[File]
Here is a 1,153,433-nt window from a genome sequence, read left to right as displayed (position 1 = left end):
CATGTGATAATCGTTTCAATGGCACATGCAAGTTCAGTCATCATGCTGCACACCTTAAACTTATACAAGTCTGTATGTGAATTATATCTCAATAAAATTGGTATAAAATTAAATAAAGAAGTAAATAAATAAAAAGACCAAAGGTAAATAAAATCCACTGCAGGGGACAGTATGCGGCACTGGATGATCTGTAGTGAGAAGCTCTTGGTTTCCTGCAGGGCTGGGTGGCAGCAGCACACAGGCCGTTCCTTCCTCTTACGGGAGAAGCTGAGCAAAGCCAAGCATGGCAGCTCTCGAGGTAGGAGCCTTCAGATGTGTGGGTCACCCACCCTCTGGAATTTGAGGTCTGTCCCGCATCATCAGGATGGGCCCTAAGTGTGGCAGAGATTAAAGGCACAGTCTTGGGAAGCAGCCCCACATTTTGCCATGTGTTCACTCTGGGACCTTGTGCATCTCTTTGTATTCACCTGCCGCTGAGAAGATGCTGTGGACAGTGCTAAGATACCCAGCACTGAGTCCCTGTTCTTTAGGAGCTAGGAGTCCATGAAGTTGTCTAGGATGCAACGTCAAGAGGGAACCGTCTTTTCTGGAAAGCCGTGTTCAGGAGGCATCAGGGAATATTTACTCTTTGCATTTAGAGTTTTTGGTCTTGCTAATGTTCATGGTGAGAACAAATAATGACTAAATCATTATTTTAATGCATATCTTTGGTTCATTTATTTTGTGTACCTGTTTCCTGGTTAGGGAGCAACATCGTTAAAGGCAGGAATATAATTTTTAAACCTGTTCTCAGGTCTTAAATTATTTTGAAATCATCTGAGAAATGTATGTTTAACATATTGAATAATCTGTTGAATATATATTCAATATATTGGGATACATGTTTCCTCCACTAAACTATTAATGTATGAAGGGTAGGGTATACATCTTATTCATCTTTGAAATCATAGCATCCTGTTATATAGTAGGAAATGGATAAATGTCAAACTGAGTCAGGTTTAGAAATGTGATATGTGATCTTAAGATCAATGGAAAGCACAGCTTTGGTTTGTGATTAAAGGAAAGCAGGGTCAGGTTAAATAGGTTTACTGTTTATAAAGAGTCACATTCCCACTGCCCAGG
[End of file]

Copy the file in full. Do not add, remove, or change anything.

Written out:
Here is a 1,153,433-nt window from a genome sequence, read left to right as displayed (position 1 = left end):
CATGTGATAATCGTTTCAATGGCACATGCAAGTTCAGTCATCATGCTGCACACCTTAAACTTATACAAGTCTGTATGTGAATTATATCTCAATAAAATTGGTATAAAATTAAATAAAGAAGTAAATAAATAAAAAGACCAAAGGTAAATAAAATCCACTGCAGGGGACAGTATGCGGCACTGGATGATCTGTAGTGAGAAGCTCTTGGTTTCCTGCAGGGCTGGGTGGCAGCAGCACACAGGCCGTTCCTTCCTCTTACGGGAGAAGCTGAGCAAAGCCAAGCATGGCAGCTCTCGAGGTAGGAGCCTTCAGATGTGTGGGTCACCCACCCTCTGGAATTTGAGGTCTGTCCCGCATCATCAGGATGGGCCCTAAGTGTGGCAGAGATTAAAGGCACAGTCTTGGGAAGCAGCCCCACATTTTGCCATGTGTTCACTCTGGGACCTTGTGCATCTCTTTGTATTCACCTGCCGCTGAGAAGATGCTGTGGACAGTGCTAAGATACCCAGCACTGAGTCCCTGTTCTTTAGGAGCTAGGAGTCCATGAAGTTGTCTAGGATGCAACGTCAAGAGGGAACCGTCTTTTCTGGAAAGCCGTGTTCAGGAGGCATCAGGGAATATTTACTCTTTGCATTTAGAGTTTTTGGTCTTGCTAATGTTCATGGTGAGAACAAATAATGACTAAATCATTATTTTAATGCATATCTTTGGTTCATTTATTTTGTGTACCTGTTTCCTGGTTAGGGAGCAACATCGTTAAAGGCAGGAATATAATTTTTAAACCTGTTCTCAGGTCTTAAATTATTTTGAAATCATCTGAGAAATGTATGTTTAACATATTGAATAATCTGTTGAATATATATTCAATATATTGGGATACATGTTTCCTCCACTAAACTATTAATGTATGAAGGGTAGGGTATACATCTTATTCATCTTTGAAATCATAGCATCCTGTTATATAGTAGGAAATGGATAAATGTCAAACTGAGTCAGGTTTAGAAATGTGATATGTGATCTTAAGATCAATGGAAAGCACAGCTTTGGTTTGTGATTAAAGGAAAGCAGGGTCAGGTTAAATAGGTTTACTGTTTATAAAGAGTCACATTCCCACTGCCCAGG